It’s been a week now and I keep thinking about a scene in Season 4, Episode 6 of Netflix’s La Casa de Papel. No, not THAT SCENE. As a translator and as someone who cares about trans identity, the earlier introduction of a trans character stuck with me.
In the scene, two old friends are reunited after one has transitioned. Her old friend understands that she is a woman now, but has trouble understanding that she’s always been a woman. To explain, she tells him what she used to do after they pulled jobs.
Cuando Juanito terminaba de robar contigo, se iba a su casa, a su cuarto. Se ponía su musiquita, se hacía su buen porrito, se pintaba los labios rojos que yo tenía, divina, rojo Ferrari, y cogía el porrito y se tumbaba en la cama. Y en esos ratos, en esos momentos, sola, tranquila, guapísima, en esos momentos era yo de verdad.
The English subtitles said:
When Juanito got out of a robbery with you, he’d go back home into his room. He’d put on a little music. He’d roll a little joint and put on some red lipstick. Italian lipstick. It looked wonderful. And he’d take his joint and he’d lie down on the bed and right there, in that moment, alone, relaxed, looking gorgeous that was the moment I was me, for real.
If you haven’t been paying attention to trans identity, this seems fine. If you have, but you don’t speak Spanish, you might assume that the writers mishandled it. The Spanish writer didn’t.
There is no he in the original. She uses gender-neutral reflexive verbs and possessive pronouns. The only time a gender appears in the original line is in the adjectives at the end. Sola, tranquila, and guapísima are all feminine.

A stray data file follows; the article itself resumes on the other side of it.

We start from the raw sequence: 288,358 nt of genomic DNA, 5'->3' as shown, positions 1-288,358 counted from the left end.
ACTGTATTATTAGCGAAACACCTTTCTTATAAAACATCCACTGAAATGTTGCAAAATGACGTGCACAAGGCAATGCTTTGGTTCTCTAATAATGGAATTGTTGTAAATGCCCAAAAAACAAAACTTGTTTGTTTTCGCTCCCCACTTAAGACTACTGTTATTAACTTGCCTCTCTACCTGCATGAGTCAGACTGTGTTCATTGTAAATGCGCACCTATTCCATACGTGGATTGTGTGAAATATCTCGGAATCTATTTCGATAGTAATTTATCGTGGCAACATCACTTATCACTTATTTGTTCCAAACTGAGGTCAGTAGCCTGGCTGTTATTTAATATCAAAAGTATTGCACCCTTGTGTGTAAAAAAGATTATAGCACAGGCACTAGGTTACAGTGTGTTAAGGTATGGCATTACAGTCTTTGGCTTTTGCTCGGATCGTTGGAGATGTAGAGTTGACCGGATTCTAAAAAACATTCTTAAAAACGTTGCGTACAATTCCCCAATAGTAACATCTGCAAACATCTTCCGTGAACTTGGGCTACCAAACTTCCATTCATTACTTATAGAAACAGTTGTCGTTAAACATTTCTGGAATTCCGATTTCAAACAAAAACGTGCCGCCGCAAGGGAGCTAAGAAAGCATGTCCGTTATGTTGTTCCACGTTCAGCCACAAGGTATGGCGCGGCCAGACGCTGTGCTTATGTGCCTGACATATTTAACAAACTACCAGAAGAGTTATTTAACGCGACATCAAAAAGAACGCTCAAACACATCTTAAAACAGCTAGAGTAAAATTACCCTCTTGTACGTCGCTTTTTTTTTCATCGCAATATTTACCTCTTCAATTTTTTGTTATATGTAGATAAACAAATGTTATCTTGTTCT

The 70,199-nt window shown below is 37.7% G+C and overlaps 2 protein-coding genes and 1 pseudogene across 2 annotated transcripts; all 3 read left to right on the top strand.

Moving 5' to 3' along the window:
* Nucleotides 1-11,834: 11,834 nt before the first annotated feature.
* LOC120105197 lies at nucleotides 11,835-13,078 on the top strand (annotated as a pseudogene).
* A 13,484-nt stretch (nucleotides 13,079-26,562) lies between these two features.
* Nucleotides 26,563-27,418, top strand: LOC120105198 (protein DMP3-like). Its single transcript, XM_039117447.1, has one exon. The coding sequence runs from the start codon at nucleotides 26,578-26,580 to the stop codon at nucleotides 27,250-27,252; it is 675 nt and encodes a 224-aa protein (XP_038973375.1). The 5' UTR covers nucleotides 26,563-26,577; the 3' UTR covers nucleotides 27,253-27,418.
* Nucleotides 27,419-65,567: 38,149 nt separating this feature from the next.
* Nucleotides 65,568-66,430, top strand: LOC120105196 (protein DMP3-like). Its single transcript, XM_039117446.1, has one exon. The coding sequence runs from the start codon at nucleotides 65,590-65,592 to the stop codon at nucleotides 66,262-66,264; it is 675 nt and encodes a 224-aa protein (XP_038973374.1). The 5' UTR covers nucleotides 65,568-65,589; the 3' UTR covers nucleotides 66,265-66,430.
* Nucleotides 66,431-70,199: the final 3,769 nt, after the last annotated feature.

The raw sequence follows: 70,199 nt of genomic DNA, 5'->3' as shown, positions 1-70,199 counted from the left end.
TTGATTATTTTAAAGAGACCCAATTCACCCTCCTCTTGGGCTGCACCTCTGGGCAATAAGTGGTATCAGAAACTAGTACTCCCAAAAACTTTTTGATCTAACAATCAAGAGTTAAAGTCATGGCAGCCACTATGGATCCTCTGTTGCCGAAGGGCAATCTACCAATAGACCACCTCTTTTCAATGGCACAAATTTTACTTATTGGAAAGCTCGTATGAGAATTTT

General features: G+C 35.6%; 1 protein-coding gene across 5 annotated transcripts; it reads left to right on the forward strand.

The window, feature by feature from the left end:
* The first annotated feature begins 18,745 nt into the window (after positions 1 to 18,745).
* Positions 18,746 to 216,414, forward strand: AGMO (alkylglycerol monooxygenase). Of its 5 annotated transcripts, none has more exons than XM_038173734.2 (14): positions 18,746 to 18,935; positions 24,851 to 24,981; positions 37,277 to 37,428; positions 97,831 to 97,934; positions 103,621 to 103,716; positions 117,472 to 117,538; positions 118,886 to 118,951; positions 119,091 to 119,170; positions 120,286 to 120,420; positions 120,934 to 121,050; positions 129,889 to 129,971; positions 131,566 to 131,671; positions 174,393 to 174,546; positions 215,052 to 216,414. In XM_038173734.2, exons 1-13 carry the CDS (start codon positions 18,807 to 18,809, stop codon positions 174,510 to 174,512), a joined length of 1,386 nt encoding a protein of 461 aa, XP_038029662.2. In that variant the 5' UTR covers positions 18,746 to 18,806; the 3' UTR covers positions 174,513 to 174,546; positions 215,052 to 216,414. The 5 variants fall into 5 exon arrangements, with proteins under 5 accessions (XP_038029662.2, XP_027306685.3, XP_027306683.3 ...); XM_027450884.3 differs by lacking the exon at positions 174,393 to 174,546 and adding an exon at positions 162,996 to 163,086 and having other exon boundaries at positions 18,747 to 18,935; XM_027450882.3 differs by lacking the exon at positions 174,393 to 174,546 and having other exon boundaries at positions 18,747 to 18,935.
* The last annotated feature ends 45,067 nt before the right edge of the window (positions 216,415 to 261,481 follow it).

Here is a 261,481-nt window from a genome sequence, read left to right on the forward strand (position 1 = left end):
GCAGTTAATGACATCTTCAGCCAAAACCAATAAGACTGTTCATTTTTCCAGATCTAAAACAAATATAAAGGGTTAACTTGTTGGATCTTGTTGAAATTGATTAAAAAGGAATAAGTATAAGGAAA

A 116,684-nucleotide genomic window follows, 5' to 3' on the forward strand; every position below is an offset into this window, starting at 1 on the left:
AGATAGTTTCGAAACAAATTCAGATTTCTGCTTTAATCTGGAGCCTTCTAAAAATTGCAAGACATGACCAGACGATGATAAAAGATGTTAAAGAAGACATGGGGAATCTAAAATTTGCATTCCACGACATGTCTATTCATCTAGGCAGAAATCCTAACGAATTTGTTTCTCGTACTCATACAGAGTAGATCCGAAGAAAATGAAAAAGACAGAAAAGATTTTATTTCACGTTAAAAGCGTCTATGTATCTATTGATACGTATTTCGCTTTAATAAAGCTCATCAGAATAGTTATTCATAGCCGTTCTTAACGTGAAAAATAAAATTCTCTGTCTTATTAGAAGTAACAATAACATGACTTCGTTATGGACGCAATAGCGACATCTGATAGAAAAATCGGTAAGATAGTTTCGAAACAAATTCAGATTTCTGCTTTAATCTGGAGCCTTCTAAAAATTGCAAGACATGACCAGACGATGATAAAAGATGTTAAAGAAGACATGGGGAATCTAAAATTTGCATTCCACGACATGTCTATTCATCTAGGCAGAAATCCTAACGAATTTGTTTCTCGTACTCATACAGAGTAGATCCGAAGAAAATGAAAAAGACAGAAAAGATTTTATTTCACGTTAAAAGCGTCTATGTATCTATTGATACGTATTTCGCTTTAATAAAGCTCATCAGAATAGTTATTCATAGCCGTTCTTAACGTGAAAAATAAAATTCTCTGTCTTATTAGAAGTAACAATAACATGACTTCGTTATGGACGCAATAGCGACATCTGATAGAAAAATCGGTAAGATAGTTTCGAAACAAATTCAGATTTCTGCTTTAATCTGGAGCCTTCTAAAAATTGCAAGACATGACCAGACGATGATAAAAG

The Spanish writer handled it beautifully. Leaving gender ambiguous between the character’s deadname and her feminine description of herself subtly highlighted the dissonance between her friend’s assumption and her experience. Most ways to write that line would have used gendered words throughout. Instead, the Spanish writer’s choices that created this lovely moment.
That’s why context is so important in translation. Most translation engines would see Juanito at the start of the sentence and automatically translate se and su to he and his. How would you program an algorithm to understand a scene about gender identity and transition?
On the other hand, many human translators also default to he/his when translating se/su. It’s easy to see how translators could do that here if they weren’t aware of the language around trans identity or didn’t have a way of asking about the intended meaning.
I have no idea if Netflix is using a translation engine or a human translator. I’ve never seen a translation engine handle slang so well, so I would assume there’s a person somewhere in the chain. I don’t know if this was the translator’s failure to understand trans identity or the company’s failure to give English subtitles the time and resources needed for true accuracy. Either way, a beautiful scene got lost in translation.
Featured image Season 4 poster of La Casa de Papel, copyright Netflix